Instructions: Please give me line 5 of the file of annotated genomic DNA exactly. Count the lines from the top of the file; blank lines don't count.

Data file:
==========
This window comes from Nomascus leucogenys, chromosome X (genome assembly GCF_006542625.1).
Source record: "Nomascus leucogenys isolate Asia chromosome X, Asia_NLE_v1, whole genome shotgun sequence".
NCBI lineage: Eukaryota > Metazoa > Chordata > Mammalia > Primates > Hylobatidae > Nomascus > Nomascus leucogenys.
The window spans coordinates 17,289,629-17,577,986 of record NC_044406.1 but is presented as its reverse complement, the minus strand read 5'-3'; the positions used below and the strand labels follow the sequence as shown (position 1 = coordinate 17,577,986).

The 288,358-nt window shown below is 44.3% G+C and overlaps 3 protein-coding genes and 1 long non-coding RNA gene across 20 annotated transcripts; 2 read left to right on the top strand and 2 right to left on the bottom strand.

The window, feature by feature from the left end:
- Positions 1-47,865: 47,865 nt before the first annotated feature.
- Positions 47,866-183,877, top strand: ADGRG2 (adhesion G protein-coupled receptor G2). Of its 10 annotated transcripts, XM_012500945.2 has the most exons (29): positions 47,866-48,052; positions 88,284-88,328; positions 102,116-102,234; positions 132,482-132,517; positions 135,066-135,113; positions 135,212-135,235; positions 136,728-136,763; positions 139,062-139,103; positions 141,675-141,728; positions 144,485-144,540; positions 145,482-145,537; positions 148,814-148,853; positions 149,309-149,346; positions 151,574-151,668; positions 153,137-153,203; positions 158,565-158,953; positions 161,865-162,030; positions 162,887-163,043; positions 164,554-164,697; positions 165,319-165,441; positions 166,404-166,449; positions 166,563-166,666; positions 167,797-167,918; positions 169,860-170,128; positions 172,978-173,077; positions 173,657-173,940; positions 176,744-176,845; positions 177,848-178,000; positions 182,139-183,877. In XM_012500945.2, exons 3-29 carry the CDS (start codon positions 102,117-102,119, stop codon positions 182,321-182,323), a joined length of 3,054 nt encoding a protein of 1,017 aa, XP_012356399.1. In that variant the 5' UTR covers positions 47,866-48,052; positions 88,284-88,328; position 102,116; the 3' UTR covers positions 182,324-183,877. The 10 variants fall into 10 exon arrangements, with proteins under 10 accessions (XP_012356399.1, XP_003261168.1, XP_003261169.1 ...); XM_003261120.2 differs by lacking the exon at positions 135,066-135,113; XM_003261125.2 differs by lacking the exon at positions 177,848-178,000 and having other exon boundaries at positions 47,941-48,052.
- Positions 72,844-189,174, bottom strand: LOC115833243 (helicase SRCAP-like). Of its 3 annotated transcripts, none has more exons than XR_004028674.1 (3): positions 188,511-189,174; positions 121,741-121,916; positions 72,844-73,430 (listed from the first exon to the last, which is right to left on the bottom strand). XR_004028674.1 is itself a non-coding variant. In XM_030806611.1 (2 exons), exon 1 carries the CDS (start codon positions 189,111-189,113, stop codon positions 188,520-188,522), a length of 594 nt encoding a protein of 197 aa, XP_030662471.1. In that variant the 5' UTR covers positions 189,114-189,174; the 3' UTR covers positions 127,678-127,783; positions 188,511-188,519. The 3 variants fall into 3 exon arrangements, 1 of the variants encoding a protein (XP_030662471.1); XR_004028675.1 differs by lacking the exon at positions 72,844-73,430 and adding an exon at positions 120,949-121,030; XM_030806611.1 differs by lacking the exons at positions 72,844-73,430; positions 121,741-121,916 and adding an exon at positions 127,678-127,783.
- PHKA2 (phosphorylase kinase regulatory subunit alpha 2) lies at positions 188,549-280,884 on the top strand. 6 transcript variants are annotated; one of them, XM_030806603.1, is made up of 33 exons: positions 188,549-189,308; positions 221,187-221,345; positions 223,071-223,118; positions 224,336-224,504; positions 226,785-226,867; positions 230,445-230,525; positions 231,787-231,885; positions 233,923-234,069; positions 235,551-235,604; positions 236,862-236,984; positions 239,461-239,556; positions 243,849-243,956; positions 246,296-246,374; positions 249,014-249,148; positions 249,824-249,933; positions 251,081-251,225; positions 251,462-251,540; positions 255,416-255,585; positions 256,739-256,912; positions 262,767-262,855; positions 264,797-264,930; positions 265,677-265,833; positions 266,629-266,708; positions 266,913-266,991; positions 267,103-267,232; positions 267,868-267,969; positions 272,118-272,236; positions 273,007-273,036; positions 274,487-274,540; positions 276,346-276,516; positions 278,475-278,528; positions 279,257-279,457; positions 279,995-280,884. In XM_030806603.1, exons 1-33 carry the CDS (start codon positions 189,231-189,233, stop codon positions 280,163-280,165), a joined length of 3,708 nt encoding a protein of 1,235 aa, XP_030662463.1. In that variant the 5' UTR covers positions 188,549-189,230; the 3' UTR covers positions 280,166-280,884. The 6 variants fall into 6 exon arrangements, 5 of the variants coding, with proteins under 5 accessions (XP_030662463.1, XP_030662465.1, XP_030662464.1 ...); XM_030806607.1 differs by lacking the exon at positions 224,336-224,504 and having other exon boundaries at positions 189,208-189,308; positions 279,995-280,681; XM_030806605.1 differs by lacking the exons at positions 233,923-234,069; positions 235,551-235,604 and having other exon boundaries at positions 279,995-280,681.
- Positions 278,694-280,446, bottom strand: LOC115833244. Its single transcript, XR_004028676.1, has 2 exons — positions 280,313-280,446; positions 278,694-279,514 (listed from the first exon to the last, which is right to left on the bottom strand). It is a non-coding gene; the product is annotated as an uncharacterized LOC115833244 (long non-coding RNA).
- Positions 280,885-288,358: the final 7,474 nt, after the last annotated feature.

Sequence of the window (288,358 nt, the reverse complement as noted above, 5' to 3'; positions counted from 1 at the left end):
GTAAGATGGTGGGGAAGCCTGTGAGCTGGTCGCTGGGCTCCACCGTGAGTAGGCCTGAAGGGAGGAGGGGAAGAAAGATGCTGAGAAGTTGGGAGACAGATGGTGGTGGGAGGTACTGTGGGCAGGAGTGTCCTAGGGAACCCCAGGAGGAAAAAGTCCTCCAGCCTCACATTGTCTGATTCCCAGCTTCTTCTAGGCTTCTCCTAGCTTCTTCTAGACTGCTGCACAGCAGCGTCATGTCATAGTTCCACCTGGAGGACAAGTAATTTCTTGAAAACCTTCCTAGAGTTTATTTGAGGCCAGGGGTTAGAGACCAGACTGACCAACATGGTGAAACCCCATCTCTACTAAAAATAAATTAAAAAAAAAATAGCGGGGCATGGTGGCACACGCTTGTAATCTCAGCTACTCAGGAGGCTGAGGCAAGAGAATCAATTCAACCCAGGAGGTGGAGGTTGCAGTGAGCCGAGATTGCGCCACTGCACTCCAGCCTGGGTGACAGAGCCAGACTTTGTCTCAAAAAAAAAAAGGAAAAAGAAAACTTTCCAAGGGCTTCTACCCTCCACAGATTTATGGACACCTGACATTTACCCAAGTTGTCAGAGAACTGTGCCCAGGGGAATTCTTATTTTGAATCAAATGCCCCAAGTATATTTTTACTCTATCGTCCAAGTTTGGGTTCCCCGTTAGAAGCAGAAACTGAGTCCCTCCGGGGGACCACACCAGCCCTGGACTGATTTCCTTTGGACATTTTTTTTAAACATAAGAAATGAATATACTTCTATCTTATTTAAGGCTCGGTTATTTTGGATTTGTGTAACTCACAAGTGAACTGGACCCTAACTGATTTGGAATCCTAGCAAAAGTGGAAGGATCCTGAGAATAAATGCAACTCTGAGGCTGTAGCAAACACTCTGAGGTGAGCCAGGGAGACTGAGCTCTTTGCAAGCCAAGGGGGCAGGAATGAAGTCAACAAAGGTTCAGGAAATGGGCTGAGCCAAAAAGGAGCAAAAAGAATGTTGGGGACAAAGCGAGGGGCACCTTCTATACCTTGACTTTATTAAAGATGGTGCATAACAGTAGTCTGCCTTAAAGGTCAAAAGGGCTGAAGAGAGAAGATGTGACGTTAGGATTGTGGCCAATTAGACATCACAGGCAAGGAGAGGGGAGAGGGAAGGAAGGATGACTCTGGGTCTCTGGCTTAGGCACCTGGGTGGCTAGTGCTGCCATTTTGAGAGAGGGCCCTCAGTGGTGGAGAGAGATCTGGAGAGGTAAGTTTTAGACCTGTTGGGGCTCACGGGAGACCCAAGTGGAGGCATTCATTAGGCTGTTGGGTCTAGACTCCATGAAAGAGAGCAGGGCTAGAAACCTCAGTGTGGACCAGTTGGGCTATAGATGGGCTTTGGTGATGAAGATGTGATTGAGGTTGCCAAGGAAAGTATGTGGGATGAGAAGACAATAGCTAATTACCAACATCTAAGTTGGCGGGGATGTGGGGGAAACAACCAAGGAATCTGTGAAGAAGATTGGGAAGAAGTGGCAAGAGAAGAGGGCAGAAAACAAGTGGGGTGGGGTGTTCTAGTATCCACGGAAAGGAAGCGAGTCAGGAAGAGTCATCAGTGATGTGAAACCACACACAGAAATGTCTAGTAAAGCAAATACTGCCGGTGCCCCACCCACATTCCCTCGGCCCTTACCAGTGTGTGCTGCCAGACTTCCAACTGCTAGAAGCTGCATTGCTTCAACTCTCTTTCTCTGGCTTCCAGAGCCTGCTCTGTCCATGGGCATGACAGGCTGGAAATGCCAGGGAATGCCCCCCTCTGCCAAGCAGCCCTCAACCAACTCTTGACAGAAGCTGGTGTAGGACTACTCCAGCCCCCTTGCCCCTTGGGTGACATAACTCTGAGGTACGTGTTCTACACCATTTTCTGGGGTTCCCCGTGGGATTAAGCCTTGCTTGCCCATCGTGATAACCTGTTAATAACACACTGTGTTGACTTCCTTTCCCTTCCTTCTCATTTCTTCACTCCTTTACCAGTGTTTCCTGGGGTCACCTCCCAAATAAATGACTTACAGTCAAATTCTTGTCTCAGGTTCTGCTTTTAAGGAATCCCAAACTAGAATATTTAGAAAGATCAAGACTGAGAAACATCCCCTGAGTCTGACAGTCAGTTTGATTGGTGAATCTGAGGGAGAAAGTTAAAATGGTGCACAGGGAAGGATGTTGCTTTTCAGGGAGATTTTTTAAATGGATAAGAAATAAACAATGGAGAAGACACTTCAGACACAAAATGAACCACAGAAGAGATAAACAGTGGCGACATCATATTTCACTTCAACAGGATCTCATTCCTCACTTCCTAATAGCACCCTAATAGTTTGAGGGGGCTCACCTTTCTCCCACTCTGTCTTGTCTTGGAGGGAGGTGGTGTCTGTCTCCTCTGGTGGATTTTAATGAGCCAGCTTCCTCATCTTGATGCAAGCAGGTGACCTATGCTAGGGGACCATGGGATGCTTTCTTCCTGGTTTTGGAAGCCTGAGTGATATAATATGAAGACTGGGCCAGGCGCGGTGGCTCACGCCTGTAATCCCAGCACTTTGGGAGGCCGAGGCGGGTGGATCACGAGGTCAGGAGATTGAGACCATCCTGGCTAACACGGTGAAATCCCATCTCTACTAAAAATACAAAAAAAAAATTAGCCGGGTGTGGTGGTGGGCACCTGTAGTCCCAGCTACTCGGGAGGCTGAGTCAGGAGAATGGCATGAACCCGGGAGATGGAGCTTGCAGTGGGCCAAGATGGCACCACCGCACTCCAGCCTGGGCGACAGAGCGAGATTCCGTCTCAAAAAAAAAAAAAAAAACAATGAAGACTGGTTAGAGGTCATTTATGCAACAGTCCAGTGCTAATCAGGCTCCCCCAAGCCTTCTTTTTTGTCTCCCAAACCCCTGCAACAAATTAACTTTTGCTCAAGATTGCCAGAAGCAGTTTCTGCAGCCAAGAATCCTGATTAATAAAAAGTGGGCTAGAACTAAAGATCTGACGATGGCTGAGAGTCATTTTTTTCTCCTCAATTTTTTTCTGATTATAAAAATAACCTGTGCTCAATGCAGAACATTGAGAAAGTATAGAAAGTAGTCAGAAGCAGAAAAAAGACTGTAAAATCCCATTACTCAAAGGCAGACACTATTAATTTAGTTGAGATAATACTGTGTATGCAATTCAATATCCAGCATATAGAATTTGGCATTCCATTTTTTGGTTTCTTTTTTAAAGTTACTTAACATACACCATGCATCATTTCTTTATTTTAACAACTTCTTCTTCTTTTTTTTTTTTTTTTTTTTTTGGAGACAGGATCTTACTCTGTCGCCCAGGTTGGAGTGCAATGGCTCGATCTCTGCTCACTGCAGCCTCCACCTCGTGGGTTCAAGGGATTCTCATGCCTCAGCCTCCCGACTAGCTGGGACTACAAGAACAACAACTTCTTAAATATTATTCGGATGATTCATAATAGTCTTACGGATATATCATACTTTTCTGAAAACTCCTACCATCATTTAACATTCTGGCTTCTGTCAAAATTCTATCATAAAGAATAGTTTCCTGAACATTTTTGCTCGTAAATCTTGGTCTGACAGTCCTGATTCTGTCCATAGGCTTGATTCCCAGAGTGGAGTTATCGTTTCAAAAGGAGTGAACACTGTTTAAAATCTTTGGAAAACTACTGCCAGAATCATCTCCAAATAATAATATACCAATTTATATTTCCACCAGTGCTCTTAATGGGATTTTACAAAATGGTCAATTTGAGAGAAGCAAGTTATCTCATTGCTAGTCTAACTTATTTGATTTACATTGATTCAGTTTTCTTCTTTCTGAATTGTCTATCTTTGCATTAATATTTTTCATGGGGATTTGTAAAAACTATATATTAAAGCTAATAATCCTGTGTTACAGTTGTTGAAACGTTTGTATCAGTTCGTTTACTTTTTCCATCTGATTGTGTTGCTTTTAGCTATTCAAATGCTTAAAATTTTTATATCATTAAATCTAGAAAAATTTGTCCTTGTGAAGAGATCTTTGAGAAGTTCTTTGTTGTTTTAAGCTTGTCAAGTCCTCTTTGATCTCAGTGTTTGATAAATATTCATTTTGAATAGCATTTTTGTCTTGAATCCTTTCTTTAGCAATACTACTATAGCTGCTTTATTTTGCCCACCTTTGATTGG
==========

The 288,358-nt window shown below is 44.3% G+C and overlaps 3 protein-coding genes and 1 long non-coding RNA gene across 20 annotated transcripts; 2 read left to right on the top strand and 2 right to left on the bottom strand.